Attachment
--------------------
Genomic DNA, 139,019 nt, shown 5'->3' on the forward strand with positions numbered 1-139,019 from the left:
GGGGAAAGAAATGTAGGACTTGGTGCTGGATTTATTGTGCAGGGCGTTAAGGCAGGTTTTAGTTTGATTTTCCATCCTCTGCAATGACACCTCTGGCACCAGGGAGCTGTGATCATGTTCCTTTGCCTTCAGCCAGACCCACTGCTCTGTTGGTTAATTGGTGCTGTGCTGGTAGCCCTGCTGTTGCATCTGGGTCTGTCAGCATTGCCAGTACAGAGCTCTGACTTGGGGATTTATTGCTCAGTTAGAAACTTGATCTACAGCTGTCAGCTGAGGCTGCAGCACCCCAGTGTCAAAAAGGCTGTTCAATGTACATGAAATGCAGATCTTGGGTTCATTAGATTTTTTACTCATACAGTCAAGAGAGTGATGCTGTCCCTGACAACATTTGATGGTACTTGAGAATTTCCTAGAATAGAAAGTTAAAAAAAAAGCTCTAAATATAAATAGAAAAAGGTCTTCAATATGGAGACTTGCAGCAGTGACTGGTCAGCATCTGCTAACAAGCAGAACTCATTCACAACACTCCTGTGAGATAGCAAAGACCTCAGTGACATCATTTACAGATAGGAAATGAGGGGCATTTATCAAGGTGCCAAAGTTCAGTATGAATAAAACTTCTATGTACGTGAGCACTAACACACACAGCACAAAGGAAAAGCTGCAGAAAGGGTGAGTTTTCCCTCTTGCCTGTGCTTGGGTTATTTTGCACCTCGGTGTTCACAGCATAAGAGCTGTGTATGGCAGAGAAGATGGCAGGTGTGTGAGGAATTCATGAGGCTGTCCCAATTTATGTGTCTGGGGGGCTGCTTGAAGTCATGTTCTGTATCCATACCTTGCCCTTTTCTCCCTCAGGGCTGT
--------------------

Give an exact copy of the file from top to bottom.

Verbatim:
Genomic DNA, 139,019 nt, shown 5'->3' on the forward strand with positions numbered 1-139,019 from the left:
GGGGAAAGAAATGTAGGACTTGGTGCTGGATTTATTGTGCAGGGCGTTAAGGCAGGTTTTAGTTTGATTTTCCATCCTCTGCAATGACACCTCTGGCACCAGGGAGCTGTGATCATGTTCCTTTGCCTTCAGCCAGACCCACTGCTCTGTTGGTTAATTGGTGCTGTGCTGGTAGCCCTGCTGTTGCATCTGGGTCTGTCAGCATTGCCAGTACAGAGCTCTGACTTGGGGATTTATTGCTCAGTTAGAAACTTGATCTACAGCTGTCAGCTGAGGCTGCAGCACCCCAGTGTCAAAAAGGCTGTTCAATGTACATGAAATGCAGATCTTGGGTTCATTAGATTTTTTACTCATACAGTCAAGAGAGTGATGCTGTCCCTGACAACATTTGATGGTACTTGAGAATTTCCTAGAATAGAAAGTTAAAAAAAAAGCTCTAAATATAAATAGAAAAAGGTCTTCAATATGGAGACTTGCAGCAGTGACTGGTCAGCATCTGCTAACAAGCAGAACTCATTCACAACACTCCTGTGAGATAGCAAAGACCTCAGTGACATCATTTACAGATAGGAAATGAGGGGCATTTATCAAGGTGCCAAAGTTCAGTATGAATAAAACTTCTATGTACGTGAGCACTAACACACACAGCACAAAGGAAAAGCTGCAGAAAGGGTGAGTTTTCCCTCTTGCCTGTGCTTGGGTTATTTTGCACCTCGGTGTTCACAGCATAAGAGCTGTGTATGGCAGAGAAGATGGCAGGTGTGTGAGGAATTCATGAGGCTGTCCCAATTTATGTGTCTGGGGGGCTGCTTGAAGTCATGTTCTGTATCCATACCTTGCCCTTTTCTCCCTCAGGGCTGT